All The Couples Dancing Cheek to Cheek
“I like to spend some time in Mozambique,” Bob Dylan sings. “The sunny sky is aqua blue, and all the couples dancing cheek to cheek.”
For many, the name Mozambique conjures blue skies, Indian Ocean, sandy beaches, tropical islands, fauna, flora and piri piri prawns. And while it may be home to all of those things, Mozambique has taken a battering recently.
The country has been devastated by civil unrest, assailed by poverty, besieged by Islamist militants, and now facing increasing food prices due to, among other things, Russia’s war in Ukraine. And the list goes on. People have been displaced, the economy is crumbling, and a once promising gas industry is stumbling.
Meanwhile, the country is prone to natural disasters including cyclones, floods, and droughts and, as a result, widespread crop failures are commonplace. Mozambique is one of the poorest countries on the planet.
Recently, it has been beset by COVID, while species of zebra, falcon and rhinoceros, among others, are endangered. Elephants, searching for food and water as they lose their forest habitats, are coming into conflict with humans. There’s even been a rare strain of wild polio. Not so much to dance about these days!
Mozambique, home to over 5,500 plant species, 740 species of birds, 80 reptile and amphibian species and 3,000 species of insects seems to radiate with biodiversity. Yet, the deforestation rates are alarmingly high. Slash and burn farming and illegal logging are two of the main culprits. Getting hit by three cyclones and two tropical storms in six weeks only makes things worse. How bad is it? Each year, Mozambique loses 541,000 acres of forest cover. That’s like losing one-third of the acreage of Devon, every year! We need to change that.
The crazy thing is planting trees will move the needle on a lot of the above issues, including reducing flood risk, increasing food production, decreasing poverty and famine, restoring habitat for the elephants, and effecting positive climate change through reforestation, clean water and carbon storage.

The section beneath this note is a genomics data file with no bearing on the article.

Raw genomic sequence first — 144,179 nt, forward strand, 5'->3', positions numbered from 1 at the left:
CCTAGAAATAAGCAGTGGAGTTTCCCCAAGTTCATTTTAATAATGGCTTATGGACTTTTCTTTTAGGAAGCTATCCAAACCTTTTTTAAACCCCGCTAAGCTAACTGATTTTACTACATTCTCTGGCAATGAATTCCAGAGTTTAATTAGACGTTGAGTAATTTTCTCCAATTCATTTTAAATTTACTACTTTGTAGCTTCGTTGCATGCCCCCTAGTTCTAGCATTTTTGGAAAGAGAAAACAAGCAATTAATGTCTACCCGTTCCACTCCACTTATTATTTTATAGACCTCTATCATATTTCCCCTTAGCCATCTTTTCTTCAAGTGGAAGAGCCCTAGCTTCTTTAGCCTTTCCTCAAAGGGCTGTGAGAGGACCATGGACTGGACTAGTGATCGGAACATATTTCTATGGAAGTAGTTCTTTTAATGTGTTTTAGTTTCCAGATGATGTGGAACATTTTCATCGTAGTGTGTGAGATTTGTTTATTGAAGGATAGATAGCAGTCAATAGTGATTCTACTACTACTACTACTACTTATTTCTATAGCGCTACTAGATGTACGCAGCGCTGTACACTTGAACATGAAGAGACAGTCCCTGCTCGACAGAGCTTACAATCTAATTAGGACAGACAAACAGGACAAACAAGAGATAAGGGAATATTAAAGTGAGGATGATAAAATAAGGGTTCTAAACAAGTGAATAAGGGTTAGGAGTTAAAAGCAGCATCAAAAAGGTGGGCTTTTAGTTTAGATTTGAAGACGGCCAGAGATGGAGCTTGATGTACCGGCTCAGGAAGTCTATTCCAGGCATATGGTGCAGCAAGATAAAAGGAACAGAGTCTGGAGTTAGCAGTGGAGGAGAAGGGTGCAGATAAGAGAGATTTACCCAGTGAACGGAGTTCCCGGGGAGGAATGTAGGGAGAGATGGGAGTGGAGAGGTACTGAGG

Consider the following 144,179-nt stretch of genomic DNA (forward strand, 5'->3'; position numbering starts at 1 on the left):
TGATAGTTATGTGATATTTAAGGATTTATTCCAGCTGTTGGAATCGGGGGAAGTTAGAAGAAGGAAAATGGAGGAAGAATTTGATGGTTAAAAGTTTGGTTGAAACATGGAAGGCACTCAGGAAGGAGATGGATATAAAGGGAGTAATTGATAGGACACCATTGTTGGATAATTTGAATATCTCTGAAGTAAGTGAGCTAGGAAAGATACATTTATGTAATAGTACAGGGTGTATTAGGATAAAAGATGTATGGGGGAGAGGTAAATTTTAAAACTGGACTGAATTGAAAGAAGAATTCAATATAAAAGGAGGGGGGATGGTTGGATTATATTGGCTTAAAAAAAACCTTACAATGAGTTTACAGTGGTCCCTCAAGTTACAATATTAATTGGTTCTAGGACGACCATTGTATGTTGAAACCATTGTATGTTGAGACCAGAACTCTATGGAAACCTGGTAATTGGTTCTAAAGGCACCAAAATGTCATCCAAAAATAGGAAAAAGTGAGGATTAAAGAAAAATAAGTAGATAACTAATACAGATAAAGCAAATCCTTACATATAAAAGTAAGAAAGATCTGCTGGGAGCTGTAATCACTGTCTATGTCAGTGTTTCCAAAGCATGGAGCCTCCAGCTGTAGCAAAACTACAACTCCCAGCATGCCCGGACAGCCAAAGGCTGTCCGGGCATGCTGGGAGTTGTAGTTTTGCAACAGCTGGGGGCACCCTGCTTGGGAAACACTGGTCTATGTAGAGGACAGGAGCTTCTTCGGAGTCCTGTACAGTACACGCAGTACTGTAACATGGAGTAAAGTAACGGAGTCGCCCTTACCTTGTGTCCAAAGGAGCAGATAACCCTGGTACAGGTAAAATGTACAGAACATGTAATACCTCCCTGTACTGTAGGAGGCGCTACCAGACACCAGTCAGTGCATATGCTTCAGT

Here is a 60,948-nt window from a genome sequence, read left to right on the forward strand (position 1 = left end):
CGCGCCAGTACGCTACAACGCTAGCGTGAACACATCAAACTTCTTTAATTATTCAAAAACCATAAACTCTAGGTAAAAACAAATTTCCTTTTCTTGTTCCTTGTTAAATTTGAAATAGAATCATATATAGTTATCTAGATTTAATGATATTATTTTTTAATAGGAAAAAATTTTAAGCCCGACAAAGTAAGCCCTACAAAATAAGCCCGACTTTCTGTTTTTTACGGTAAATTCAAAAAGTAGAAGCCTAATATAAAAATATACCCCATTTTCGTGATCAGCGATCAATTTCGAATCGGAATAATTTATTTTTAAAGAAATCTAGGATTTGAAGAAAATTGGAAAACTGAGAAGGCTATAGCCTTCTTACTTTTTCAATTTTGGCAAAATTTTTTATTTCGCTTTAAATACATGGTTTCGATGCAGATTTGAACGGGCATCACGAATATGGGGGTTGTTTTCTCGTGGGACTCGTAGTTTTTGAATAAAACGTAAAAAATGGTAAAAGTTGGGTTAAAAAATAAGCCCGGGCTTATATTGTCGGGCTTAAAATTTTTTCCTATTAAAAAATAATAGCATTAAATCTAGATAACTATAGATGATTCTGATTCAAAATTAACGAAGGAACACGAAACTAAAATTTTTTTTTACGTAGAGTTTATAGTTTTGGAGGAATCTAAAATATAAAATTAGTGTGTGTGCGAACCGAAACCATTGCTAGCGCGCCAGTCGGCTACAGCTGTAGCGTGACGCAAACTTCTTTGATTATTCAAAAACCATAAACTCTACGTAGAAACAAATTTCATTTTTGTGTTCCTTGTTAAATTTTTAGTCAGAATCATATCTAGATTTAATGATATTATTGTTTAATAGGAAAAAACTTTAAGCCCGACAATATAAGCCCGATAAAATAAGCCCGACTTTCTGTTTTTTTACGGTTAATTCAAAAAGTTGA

JUST ONE Tree planting half a million trees
Here at JUST ONE Tree, we're working together with Eden Reforestation Projects, planting half a million trees and reforesting vital native forests in Modo, a site within the Miomba woodland ecoregion.
In addition, JUST ONE Tree have funded the establishment of the nursery for this project.
A mainly dry woodland area of mopane forest and wetlands, Modo provides a habitat for various endangered species and is home to elephant, buffalo, greater kudu, eland, sable, bushbuck, and waterbuck .
Historically, the nearby forest has been crucial to providing income, medicinal products, food, and fuel for its inhabitants, resulting in deforestation and forest degradation.
The simple act of tree planting can work to resolve a whole host of challenges, employing the local villagers to plant a diverse mixture of native trees in the right places at the right time to restore their environment. The project will provide them with financial support through planting and protecting these trees rather than relying on agricultural produce that is continuously failing and causing conflict with the native fauna.
The project is expected to further reduce conflicts with elephants as we provide them with larger territories and alternative food resources. Those same elephants, known as the “mega-gardeners of the forest” boost carbon stocks and spread precious nutrients in the soil.
An increase in the number of trees will result in cleaner water and less flooding as the network of roots beneath the trees breaks up the soil structure, enabling water to run underground rather than on the surface. Storms and sudden increases in rainfall are therefore redirected safely under the ground and away from homes. This also results in a higher water table which means more accessible drinking water from wells and boreholes, increased food production, helping species survive and restoring peace to the elephants.
Sing it Bob: “I’d like to plant a tree in Mozambique. The growing forests are deep dark green, and all the elephants dancing cheek to cheek.”